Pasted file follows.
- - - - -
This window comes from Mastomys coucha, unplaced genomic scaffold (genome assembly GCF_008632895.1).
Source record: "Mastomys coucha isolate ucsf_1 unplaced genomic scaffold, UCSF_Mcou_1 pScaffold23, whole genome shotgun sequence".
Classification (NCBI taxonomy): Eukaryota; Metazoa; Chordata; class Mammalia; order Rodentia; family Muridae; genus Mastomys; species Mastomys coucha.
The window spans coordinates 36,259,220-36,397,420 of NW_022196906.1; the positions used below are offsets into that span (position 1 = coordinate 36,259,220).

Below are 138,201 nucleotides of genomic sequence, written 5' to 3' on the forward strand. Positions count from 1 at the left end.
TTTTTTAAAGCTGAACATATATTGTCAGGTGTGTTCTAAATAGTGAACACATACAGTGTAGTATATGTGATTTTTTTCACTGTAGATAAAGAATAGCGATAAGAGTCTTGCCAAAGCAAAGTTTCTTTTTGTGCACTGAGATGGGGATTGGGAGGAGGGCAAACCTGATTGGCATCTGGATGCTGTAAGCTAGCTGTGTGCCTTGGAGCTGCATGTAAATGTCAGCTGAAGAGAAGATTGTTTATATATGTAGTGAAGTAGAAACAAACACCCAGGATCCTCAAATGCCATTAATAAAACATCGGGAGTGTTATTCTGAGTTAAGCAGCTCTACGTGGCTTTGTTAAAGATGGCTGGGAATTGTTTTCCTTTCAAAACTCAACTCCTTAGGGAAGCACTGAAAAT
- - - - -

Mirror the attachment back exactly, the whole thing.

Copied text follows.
This window comes from Mastomys coucha, unplaced genomic scaffold (genome assembly GCF_008632895.1).
Source record: "Mastomys coucha isolate ucsf_1 unplaced genomic scaffold, UCSF_Mcou_1 pScaffold23, whole genome shotgun sequence".
Classification (NCBI taxonomy): Eukaryota; Metazoa; Chordata; class Mammalia; order Rodentia; family Muridae; genus Mastomys; species Mastomys coucha.
The window spans coordinates 36,259,220-36,397,420 of NW_022196906.1; the positions used below are offsets into that span (position 1 = coordinate 36,259,220).

Below are 138,201 nucleotides of genomic sequence, written 5' to 3' on the forward strand. Positions count from 1 at the left end.
TTTTTTAAAGCTGAACATATATTGTCAGGTGTGTTCTAAATAGTGAACACATACAGTGTAGTATATGTGATTTTTTTCACTGTAGATAAAGAATAGCGATAAGAGTCTTGCCAAAGCAAAGTTTCTTTTTGTGCACTGAGATGGGGATTGGGAGGAGGGCAAACCTGATTGGCATCTGGATGCTGTAAGCTAGCTGTGTGCCTTGGAGCTGCATGTAAATGTCAGCTGAAGAGAAGATTGTTTATATATGTAGTGAAGTAGAAACAAACACCCAGGATCCTCAAATGCCATTAATAAAACATCGGGAGTGTTATTCTGAGTTAAGCAGCTCTACGTGGCTTTGTTAAAGATGGCTGGGAATTGTTTTCCTTTCAAAACTCAACTCCTTAGGGAAGCACTGAAAAT